Souths v Newcastle

Round 5 report by Alan Clark
South Melbourne v Newcastle United

A combination of a Vaughan Coveny treble, and a ten-man Newcastle United, gave South a convincing win at Bob Jane Stadium on Sunday afternoon. Coveny's opener came from the spot-kick awarded in the same incident that saw Newcastle United captain Peter Tsekenis dismissed mid-way through the first half.

A quick reply by Greg Owens brought United back into the game, but the handicap of being a player short exposed Newcastle, allowing Coveny to net again just before the break.

Newcastle goalkeeper John Perosh committed a calamitous error, turning in an otherwise benign Sam Poutakidis cross within ten minutes of the re-start taking the game out of Newcastle's reach. Coveny's hat-trick came up with fifteen minutes to play when he netted, again with his head, this time from a Michael Curcija cross.

"After last week's performance, I knew we could (do) better," said a happy Stuart Munro after the match."

"I'm very pleased we showed confidence and patience," he said.

Newcastle was playing its second game in as many days after bringing forward its Round 13 encounter with Wollongong Wolves to Friday night.

According to Newcastle coach Ian Crook, the bringing forward of that game was at Newcastle's initiative, feeling it would be better to play the game on a Friday night, rather than the Wednesday evening as scheduled for that round.

"It was a tough weekend, backing-up 48 hours later," said Crook after the game. "I thought we were right in it up until the penalty."

"I can't fault our boys' effort," he said. "I thought it was excellent, and full credit to South Melbourne for a good win."

South Melbourne had made two changes in its starting eleven after a sub-standard performance against Brisbane, leaving out Michael Panopoulos and Levent Osman. Into the side came veteran defender Mehmet Durakovic, and youngster Kristian Sarkies - still 16 and so less than half Durakovic's age - who made his debut after transferring in from the VIS.

Despite his youth, Sarkies was played in the engine-room of central midfield by Munro and acquitted himself superbly from the first stages of the game, and ending up one of South's better players. He was the architect of a fine move inside the first quarter-hour, finding Coveny in space wide on the right. Con Boutsianis had galloped up the opposite wing and received Coveny's cross-field pass before shooting powerfully, but over.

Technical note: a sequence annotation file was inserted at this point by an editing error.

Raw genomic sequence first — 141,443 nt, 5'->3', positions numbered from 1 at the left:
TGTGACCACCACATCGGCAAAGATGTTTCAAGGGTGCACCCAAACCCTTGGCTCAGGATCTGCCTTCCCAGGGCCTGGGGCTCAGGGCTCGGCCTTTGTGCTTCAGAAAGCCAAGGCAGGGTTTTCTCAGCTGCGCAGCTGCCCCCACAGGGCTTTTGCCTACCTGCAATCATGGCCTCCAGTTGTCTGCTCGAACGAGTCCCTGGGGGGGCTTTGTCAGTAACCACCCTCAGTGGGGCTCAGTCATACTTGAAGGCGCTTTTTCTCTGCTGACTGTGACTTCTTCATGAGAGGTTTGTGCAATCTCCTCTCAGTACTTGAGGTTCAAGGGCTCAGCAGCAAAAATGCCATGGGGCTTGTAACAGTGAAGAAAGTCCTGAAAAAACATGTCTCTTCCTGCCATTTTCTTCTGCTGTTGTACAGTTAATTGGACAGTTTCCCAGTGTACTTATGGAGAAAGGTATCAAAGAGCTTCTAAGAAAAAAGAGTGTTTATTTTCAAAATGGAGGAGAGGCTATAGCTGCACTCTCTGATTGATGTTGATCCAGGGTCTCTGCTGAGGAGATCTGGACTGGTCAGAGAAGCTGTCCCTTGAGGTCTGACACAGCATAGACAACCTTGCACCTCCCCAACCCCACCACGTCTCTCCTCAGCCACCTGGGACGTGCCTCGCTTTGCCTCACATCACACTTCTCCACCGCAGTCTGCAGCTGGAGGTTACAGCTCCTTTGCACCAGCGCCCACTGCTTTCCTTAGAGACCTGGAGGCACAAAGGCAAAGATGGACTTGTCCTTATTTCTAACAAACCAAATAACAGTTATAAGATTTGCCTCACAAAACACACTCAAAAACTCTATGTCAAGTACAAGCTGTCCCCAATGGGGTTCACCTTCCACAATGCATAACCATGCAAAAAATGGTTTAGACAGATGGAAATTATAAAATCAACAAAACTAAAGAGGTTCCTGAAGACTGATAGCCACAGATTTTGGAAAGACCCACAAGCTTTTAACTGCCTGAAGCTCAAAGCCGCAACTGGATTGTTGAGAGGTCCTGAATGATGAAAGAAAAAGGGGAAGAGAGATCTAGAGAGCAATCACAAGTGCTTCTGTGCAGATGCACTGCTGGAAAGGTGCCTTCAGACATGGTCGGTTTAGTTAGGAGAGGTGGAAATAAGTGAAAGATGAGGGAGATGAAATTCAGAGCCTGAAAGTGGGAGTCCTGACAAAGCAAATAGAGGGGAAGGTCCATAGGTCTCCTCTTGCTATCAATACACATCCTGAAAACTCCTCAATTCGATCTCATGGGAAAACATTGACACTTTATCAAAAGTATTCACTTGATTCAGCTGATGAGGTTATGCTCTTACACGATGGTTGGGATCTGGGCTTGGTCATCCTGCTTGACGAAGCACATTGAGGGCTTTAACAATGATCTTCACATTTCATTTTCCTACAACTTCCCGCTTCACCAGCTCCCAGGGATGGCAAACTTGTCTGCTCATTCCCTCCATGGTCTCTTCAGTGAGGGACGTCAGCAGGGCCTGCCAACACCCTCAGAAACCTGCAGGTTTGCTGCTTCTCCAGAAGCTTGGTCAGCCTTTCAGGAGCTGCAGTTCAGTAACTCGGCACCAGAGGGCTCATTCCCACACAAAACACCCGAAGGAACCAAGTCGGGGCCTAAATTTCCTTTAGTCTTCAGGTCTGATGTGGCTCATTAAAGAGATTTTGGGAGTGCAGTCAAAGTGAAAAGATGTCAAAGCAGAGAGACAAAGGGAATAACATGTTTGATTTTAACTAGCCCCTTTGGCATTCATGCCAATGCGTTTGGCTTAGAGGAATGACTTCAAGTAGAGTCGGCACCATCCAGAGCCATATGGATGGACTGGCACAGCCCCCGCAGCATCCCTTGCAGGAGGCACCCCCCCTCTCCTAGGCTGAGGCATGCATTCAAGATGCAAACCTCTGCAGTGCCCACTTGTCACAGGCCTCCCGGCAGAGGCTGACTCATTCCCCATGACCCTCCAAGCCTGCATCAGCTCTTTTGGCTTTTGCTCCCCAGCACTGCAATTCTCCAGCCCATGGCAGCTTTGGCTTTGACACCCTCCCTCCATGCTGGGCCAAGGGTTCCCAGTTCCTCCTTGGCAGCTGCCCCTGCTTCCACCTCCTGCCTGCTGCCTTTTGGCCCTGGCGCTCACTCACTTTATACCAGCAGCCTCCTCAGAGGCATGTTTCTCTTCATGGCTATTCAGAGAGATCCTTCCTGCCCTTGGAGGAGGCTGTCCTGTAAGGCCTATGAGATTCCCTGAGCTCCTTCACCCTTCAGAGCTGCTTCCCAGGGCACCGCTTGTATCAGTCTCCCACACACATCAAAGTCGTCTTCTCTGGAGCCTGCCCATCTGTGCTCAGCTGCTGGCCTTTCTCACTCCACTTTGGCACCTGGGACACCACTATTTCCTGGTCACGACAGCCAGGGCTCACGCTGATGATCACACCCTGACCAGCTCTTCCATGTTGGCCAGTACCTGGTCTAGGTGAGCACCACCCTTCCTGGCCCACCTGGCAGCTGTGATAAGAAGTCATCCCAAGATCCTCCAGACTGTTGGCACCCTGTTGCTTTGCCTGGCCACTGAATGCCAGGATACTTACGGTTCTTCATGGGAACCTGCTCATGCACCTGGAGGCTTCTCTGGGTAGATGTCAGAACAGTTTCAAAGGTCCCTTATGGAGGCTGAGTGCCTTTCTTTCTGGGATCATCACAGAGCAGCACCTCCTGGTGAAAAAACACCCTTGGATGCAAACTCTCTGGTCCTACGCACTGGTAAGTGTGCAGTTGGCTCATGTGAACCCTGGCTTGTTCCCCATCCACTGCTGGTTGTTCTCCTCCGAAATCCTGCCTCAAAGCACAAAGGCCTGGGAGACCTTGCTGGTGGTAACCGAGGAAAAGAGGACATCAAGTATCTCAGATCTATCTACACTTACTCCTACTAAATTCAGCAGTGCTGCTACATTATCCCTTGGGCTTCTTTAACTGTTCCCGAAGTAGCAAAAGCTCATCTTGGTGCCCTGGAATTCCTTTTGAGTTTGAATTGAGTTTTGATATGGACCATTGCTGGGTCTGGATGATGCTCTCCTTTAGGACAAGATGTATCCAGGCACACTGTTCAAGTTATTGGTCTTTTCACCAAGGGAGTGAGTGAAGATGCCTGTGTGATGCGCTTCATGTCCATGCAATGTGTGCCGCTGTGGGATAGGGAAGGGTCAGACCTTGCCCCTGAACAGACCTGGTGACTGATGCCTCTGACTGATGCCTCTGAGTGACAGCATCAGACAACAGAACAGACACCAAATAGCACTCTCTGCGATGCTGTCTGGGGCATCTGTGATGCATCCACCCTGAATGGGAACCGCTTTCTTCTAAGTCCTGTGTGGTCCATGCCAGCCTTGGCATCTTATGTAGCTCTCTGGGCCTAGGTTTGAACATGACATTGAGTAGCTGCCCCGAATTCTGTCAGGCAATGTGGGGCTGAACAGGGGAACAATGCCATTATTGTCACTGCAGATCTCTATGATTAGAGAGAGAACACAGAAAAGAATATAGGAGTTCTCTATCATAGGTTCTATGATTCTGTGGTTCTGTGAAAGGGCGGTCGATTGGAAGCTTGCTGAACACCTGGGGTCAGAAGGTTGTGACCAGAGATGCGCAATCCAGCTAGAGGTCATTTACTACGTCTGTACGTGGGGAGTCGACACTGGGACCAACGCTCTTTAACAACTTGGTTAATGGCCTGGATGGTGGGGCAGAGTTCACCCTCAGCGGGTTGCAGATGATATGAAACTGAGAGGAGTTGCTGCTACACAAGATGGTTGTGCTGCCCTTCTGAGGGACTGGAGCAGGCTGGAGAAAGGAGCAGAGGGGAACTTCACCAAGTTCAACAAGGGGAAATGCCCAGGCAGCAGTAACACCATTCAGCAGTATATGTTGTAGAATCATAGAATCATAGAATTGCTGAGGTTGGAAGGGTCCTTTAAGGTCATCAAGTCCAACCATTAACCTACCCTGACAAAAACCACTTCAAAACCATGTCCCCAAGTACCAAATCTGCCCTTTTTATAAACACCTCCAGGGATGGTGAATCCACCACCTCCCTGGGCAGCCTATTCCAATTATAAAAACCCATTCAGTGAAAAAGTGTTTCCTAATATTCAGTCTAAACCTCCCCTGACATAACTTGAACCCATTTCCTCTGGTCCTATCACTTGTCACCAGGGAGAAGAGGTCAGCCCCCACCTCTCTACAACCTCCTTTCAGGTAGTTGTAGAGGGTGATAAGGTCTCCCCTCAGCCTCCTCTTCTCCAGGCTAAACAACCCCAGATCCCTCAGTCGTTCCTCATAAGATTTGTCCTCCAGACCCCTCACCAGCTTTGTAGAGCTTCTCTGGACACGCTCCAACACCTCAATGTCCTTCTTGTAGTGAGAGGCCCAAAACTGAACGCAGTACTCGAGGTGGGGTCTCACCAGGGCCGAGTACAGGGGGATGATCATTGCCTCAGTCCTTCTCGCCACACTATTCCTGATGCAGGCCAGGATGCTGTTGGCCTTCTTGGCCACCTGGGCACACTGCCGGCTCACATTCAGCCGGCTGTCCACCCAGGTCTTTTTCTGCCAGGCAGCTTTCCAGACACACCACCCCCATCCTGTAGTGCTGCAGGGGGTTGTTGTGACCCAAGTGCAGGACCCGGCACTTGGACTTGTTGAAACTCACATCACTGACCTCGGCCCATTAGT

"(Sarkies) never looked out of place (in midfield). He's a terrific player. I had no problems (selecting) him there," said Munro.

The Coveny-Boutsianis combination came into effect again mid-way through the half after Curcija had dummied a ball that ran to the South captain who sped up the right. Coveny whipped in a cross that just eluded the head of Scott Tunbridge but also drew Perosh off his line. Boutsianis controlled the loose ball, then attempted an audacious lob which went just wide.

Within a minute though, the complexion of the contest was to change dramatically. Curcija was first to respond to an ineffective clearance, and most Newcastle defenders were on the wrong side. Perosh came beyond the edge of the penalty-area to close down some of the options, but Curcija weaved around him, only to attract a clumsy challenge from behind by Tsekenis which brought him down.

As Tsekenis was the last defender and Curcija heading unchallenged direct on goal, referee Brett Hugo had no option but to dismiss him.

Although Crook had no difficulty accepting the dismissal, he was convinced the penalty award was unjustified. "If that was a penalty, I'm a Dutchman," he said. "The challenge was a yard outside (the penalty-area) - it was never inside."

Coveny took the resultant spot-kick after a short delay and easily converted.

But Newcastle took only six minutes to level. A quick break from defence saw a ball played straight up the middle to Fijian Esala Masi who faced only a frantically back-pedalling and under-strength South defence. Masi held off an ineffective challenge from behind by Sarkies before finding Owens to his right. Owens let loose a thunderbolt right-foot shot rifling past Eugene Galekovic and into the far corner.

The goal seemed to act only to spur South on to increase the level of pressure, and it was little surprise when Coveny regained the lead five minutes before the break when he rose to send a glancing header past Perosh after a cross from Simon Storey on the left.

Perosh could not have been faulted for either of South's goals to that point, but was the sole cause of South's third. A sweeping South move had moved the ball wide to the right and Poutakidis crossed in regulation fashion, perhaps a little too close to Perosh. But Perosh failed to cleanly gather the ball as it came to him low. It hit his shoulder, but before he could re-gather, it had crossed the line by more than a metre.

Much of the rest of the game was South's, despite Newcastle coach Crook's overhaul of his midfield midway through the second half.

Ryan Griffiths almost reduced the deficit when Masi sent over a fine diagonal ball on a fast break. Griffiths rose, getting good purchase on his header, but it went narrowly wide.

Coveny's next header brought up his hat-trick, converting Curcija's far-post cross from the right which fell perfectly for the tall Kiwi.

"I think we've (still) got a long way to go as a team," said Munro. "We will get better."